Speeding Through the Ages
According to Arab legend, an Ethiopian goatherd named Kaldi first recognized the special powers of coffee sometime around A.D. 850. He noticed that when his goats ate berries from coffee trees, they didn't sleep at night. It's thought that tea was used in China as early as 2700 B.C. as a medicinal drink.
CIRCA 1500 Coffee is believed to first have been brewed as a drink in Arabia and consumed at home and in public coffeehouses.
1600s Europeans got their first taste, after the Dutch transported a coffee tree from Yemento Holland. But the brew didn't gain a following, the story goes, until Pope Clement VIII gave it his blessing.
1674 An anonymous writer in England published The Women's Petition Against Coffee, complaining that men were spending all day in coffeehouses. "We find of late a very sensible Decay of that true Old English Vigour," it said, "due to the Excessive use of that Newfangled, Abominable, Heathenish Liquor called Coffee."
1773 Over in the New World, the Boston Tea Party gave coffee a big boost. After a band of rebellious colonists dumped tea shipments from Britain into the harbor, patriots shunned tea.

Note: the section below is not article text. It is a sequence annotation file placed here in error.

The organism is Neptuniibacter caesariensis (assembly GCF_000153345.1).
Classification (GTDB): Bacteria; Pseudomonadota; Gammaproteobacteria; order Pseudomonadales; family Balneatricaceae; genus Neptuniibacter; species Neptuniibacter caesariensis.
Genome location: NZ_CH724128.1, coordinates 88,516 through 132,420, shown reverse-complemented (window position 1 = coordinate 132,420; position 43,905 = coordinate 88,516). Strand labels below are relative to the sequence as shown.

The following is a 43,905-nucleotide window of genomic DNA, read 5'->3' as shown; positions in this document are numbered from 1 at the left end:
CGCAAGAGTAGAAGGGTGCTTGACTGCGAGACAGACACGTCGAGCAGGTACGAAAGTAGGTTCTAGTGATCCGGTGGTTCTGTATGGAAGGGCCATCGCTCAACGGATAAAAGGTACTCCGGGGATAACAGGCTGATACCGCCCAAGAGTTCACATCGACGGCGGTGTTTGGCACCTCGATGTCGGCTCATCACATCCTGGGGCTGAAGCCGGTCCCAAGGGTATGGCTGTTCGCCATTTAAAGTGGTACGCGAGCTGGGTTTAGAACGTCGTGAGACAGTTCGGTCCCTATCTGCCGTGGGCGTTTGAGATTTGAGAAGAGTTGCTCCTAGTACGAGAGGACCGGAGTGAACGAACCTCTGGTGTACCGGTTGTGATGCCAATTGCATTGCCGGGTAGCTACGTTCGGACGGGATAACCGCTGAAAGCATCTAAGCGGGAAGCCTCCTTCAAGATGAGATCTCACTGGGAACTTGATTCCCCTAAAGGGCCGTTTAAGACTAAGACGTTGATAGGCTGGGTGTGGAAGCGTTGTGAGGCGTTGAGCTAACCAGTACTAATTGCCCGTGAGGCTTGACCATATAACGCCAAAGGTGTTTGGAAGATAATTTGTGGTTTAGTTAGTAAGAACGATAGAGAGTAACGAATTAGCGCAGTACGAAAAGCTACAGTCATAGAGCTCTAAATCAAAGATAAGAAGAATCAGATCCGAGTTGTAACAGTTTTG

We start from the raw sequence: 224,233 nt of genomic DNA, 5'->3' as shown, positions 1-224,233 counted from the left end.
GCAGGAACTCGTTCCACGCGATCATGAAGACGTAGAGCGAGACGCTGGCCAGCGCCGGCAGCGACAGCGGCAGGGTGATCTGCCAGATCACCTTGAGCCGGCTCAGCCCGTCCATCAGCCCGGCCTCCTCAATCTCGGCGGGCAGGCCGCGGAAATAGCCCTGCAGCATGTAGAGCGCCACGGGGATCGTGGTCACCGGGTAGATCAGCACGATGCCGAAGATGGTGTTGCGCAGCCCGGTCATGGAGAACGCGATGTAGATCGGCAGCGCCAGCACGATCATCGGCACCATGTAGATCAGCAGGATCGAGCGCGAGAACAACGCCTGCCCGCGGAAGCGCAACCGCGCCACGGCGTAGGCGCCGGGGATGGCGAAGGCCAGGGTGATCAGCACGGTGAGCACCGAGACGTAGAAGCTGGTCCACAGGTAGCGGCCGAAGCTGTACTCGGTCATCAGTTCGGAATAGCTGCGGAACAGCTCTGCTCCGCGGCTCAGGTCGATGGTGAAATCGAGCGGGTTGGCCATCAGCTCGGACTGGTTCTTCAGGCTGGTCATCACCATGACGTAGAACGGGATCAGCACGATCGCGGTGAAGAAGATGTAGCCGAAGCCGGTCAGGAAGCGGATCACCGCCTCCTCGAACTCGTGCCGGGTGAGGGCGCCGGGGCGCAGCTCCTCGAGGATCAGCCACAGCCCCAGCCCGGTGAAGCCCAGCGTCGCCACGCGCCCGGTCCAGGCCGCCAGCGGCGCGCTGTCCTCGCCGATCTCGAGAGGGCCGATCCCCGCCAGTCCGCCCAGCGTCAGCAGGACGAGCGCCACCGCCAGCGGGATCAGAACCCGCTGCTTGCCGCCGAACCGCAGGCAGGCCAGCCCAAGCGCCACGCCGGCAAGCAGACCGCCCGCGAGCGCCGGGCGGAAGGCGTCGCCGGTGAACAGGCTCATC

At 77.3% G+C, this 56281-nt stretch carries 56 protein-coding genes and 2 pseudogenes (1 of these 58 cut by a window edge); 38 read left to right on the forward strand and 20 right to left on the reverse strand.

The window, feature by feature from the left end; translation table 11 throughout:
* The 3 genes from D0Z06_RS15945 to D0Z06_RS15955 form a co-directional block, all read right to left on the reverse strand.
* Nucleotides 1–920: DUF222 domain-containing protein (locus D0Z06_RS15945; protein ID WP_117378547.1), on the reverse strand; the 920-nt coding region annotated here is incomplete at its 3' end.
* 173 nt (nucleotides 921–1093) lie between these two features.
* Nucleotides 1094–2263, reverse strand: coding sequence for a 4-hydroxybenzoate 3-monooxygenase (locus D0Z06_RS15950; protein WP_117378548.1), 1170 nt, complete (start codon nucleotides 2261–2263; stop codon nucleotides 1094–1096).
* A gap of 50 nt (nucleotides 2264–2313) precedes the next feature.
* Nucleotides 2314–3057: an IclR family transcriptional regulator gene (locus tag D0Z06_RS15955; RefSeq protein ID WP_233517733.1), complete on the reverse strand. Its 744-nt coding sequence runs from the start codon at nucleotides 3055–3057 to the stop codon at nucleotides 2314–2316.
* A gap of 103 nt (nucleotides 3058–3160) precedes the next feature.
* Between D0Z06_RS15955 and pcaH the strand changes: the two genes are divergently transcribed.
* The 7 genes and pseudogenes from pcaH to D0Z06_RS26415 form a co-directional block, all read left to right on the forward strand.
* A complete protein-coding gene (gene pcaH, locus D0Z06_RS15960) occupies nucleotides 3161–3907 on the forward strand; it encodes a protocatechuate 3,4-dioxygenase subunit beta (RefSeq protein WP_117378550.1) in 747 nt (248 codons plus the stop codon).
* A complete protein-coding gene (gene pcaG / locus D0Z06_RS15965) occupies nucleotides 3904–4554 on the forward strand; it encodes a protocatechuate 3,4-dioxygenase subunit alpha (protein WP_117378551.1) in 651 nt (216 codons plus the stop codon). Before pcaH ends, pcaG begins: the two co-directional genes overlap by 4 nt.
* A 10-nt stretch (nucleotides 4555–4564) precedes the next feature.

1886 The first advertisement for Coca-Cola appeared in the Atlanta Journal. Pepsi-Cola got its name in 1898.
1906 Ludwig Roselius, a German coffee merchant who believed his father had died from drinking too much caffeine, patented the decaffeination process.
1932 The drug amphetamine was introduced as Benzedrine, a decongestant nasal inhaler for asthma and hay fever. Soon it was used for everything from obesity to behavior problems.
1940s Scholars believe Hitler used amphetamines, a common practice at the time. The U.S. military issued amphetamine tablets to soldiers during World War II to prevent fatigue.
Mid-1950s Ritalin, thought to be less prone to abuse than amphetamines, was introduced as a mood enhancer.
1971 The first Starbucks opened in Pike Place Market in Seattle. At the end of 2006, the company counted 12,440 outlets worldwide.
1987 Red Bull, with more than twice the caffeine of Coke in a serving only two-thirds the size, was created in Austria. Ten years later, it arrived in the United States.
2004 Lynette, one of ABC's Desperate Housewives, took one of her four children's Ritalin so she could get everything done.
Today Caffeine laces everything from candy and sunflower seeds to doughnuts and soap. Beer makes you drowsy? Not necessarily anymore.
Sources: Uncommon Grounds: The History of Coffee and How It Transformed Our World, by Mark Pendergrast; Forces of Habit: Drugs and the Making of the Modern World, by David T. Courtwright; Encyclopaedia Britannica
This story appears in the April 23, 2007 print edition of U.S. News & World Report.